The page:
If your retrocommissioning (RCx) program is like most other utilities’, it may not be living up to its full potential. At least that’s what we learned after reviewing 19 utilities’ RCx programs in 2013. Based on our review of many RCx evaluations and interviews with program managers of some of the best-in-class RCx programs, we discovered five strategies other utilities have used to spruce up their RCx programs that can work for you too.

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Topics: Commissioning
January 2, 2014 | Eryc Eyl - Senior Research Associate | 0 comments

According to the “E Source Customer Experience Management: 2012 Survey Results” (PDF), only 34 percent of utilities surveyed had attempted customer journey mapping. That’s a shame because a customer journey map, done well, is one of the most powerful tools a utility—or any business—can have to understand what it really feels like to be a customer.

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December 13, 2013 | Rich Goodwin - Product Manager, Customer Experience & Marketing | 0 comments
A lot of customers have their first contact with a utility by either accessing the website or calling the contact center. How you present your utility can make a first impression that lasts a long time—good or bad! So it’s important that these two contact channels be designed to provide the best possible experience for your customers. E Source just completed its Review of North American Electric and Gas Company IVRs: 2013 and its Review of North American Electric and Gas Company Websites: 2013. Our findings were enlightening.

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December 12, 2013 | Eryc Eyl - Senior Associate, Customer Experience & Marketing | 0 comments
I’ve spoken with several utilities that have a vague, uneasy sense that their culture won’t deliver the optimal customer experience. Often, they look to customer experience leaders outside the industry—Zappos, Google, Amazon—as models for the culture they want to create. But here’s the hard truth: No other organization’s culture is the right culture for your organization. Each utility has its own unique personality, mission, vision, and goals. And a healthy culture is the culture that enables your organization to achieve these things.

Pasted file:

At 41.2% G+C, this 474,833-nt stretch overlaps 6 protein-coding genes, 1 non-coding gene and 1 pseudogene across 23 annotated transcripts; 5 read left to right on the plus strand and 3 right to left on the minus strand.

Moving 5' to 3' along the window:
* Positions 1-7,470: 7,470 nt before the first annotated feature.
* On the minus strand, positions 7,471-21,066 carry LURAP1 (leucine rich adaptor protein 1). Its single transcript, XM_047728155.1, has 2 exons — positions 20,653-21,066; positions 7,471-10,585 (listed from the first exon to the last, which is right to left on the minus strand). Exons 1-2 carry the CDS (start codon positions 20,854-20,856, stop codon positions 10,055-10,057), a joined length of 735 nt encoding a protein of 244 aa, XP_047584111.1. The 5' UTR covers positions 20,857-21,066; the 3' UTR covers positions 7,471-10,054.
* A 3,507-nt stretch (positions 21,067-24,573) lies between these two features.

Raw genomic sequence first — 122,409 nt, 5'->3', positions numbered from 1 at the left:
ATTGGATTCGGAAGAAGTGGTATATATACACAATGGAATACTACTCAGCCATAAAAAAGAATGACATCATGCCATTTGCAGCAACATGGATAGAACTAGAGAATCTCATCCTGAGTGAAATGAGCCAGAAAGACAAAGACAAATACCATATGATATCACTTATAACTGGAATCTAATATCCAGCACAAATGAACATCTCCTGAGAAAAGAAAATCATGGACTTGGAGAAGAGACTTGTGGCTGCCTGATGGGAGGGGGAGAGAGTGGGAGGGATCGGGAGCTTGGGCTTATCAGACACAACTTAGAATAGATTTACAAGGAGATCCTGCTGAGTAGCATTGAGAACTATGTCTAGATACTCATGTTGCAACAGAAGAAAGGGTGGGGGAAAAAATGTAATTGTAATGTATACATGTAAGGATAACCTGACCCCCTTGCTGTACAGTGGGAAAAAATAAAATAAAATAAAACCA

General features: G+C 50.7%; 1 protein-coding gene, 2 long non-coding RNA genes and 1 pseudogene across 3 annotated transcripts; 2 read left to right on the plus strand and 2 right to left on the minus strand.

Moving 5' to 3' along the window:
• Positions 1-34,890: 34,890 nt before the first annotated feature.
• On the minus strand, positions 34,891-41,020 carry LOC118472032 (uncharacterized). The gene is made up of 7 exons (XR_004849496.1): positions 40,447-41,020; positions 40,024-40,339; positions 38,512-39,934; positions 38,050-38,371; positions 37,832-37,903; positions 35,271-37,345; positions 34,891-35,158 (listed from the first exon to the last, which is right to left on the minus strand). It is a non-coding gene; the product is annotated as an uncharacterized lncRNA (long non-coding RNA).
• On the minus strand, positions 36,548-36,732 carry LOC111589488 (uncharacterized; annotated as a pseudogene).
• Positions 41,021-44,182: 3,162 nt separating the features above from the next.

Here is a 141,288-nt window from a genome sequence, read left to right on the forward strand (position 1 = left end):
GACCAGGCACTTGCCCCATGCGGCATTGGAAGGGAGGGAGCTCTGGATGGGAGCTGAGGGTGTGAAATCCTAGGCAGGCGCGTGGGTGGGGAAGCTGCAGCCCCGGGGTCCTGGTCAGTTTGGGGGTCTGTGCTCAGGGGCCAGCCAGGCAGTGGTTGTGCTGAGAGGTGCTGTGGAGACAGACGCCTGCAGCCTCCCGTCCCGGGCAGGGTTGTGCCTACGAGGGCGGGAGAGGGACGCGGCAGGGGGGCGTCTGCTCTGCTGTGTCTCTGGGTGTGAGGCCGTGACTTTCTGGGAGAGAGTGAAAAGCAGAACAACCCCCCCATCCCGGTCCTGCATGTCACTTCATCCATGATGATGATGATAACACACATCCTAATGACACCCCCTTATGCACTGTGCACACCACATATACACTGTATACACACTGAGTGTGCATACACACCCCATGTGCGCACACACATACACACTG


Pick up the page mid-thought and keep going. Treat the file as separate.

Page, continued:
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December 10, 2013 | Kate Merson - Research Manager | 0 comments
Each year, we get dozens upon dozens of inquiries from our members asking which utilities are offering on-bill financing (OBF) programs to spur their customers to take energy-efficiency action. Even more importantly, they’re wondering which programs are having success. Well, this year, we researched nearly 40 utility on-bill financing programs to give our members answers. What did we learn? For the full scoop, check out the two reports we published on the subject.

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December 7, 2013 | Beth Hartman - Senior Research Associate | 0 comments
Using appropriate language when asking people to get involved with climate-change mitigation can be just as important as the words we use when discussing prevention. For instance, telling people to “prepare for extreme weather” is much more motivating than asking them to “adapt to climate change,” which is a vague and potentially controversial request. Moreover, the idea of being prepared is a fundamental value for traditionally self-reliant Americans, and individual weather events are extremely tangible and specific, easily capturing people’s attention.